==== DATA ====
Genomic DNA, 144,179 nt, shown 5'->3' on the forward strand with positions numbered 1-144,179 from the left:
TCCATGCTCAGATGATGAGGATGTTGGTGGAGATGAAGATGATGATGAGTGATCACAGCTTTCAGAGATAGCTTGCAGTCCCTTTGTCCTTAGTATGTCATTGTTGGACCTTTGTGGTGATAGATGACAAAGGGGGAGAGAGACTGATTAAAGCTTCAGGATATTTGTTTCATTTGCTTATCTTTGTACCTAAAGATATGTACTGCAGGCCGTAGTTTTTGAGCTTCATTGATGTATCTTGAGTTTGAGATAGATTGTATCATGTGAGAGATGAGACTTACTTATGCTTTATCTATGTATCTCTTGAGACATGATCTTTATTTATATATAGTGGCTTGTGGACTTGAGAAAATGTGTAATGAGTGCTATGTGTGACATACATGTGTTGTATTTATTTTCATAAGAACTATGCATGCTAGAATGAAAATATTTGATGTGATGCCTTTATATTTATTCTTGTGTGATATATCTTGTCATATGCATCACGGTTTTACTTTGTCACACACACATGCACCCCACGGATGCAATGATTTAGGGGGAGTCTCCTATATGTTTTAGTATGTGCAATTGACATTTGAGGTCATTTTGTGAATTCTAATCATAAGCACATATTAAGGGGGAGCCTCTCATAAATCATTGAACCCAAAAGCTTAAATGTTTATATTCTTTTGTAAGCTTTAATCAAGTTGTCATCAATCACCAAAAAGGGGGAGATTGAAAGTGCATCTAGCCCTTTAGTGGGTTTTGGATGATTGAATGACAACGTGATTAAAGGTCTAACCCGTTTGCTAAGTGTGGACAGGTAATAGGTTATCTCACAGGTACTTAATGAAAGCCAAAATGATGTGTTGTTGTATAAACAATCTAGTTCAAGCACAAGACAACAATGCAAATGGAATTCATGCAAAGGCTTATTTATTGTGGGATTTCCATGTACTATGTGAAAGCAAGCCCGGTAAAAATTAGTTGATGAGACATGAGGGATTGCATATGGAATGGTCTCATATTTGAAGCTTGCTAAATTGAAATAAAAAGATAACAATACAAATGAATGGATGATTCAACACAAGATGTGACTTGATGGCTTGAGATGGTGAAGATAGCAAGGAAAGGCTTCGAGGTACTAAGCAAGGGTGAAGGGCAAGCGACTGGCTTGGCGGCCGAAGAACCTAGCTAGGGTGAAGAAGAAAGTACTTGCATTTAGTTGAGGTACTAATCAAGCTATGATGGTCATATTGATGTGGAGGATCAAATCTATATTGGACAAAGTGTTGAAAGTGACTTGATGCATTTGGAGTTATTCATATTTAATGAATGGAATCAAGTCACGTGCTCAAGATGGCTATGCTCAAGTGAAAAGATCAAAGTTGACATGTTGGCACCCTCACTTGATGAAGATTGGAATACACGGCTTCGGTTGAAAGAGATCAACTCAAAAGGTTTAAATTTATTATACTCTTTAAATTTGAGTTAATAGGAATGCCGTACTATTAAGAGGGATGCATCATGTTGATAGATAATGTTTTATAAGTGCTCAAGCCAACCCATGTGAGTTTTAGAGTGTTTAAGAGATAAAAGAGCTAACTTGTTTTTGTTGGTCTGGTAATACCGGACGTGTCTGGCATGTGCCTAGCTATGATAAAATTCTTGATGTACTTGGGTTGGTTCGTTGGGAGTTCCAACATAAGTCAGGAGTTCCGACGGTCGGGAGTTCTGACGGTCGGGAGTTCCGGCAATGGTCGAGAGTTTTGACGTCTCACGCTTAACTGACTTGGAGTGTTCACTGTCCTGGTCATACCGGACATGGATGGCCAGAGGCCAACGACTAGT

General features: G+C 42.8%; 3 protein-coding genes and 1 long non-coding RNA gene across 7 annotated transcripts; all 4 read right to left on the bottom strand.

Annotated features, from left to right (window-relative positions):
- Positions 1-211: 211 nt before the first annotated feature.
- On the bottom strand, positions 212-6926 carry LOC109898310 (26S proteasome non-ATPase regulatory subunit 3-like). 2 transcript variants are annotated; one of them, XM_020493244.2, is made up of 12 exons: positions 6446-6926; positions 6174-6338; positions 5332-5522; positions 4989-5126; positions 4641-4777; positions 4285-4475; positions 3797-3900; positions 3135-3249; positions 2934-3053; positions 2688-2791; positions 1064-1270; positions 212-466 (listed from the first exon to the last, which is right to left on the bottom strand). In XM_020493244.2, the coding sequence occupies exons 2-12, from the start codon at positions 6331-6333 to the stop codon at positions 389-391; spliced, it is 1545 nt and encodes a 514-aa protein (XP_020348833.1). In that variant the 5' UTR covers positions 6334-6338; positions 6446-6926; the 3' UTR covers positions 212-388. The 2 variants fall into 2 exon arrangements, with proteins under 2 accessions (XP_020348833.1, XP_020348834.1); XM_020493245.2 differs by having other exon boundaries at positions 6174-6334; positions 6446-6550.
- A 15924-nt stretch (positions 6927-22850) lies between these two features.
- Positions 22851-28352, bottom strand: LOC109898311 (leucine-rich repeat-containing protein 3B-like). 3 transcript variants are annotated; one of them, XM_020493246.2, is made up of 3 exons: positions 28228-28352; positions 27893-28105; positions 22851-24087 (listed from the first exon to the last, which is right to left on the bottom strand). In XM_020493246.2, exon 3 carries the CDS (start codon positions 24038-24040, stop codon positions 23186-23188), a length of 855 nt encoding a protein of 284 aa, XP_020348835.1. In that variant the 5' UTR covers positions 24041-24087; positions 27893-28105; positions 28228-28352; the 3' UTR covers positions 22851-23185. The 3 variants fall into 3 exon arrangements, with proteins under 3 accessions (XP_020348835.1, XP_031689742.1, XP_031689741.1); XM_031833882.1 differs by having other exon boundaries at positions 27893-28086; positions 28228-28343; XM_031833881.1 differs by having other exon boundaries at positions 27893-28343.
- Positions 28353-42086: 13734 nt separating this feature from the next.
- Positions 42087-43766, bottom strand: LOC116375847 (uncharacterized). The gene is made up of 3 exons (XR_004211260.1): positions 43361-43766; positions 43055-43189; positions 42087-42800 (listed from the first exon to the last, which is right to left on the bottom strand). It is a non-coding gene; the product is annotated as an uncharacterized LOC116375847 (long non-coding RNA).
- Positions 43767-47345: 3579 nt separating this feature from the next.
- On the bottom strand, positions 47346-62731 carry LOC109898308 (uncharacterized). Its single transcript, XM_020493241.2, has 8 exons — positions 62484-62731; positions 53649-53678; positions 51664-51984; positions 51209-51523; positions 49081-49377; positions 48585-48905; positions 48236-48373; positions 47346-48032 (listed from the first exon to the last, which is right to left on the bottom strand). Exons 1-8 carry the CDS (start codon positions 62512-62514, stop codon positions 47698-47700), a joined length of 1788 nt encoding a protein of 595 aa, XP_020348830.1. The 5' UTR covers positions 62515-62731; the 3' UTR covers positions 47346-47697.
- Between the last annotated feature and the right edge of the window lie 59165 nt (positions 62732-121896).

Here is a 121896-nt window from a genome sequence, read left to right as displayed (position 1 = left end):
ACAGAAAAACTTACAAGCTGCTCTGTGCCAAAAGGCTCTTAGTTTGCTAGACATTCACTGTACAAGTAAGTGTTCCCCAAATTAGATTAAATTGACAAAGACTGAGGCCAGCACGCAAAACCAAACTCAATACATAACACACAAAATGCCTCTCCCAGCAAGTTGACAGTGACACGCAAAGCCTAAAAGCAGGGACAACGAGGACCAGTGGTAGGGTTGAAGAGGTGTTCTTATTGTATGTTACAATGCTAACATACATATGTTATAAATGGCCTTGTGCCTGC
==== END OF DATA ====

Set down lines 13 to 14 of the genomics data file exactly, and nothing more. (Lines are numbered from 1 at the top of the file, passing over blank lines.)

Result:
- Between the last annotated feature and the right edge of the window lie 59165 nt (positions 62732-121896).

Here is a 121896-nt window from a genome sequence, read left to right as displayed (position 1 = left end):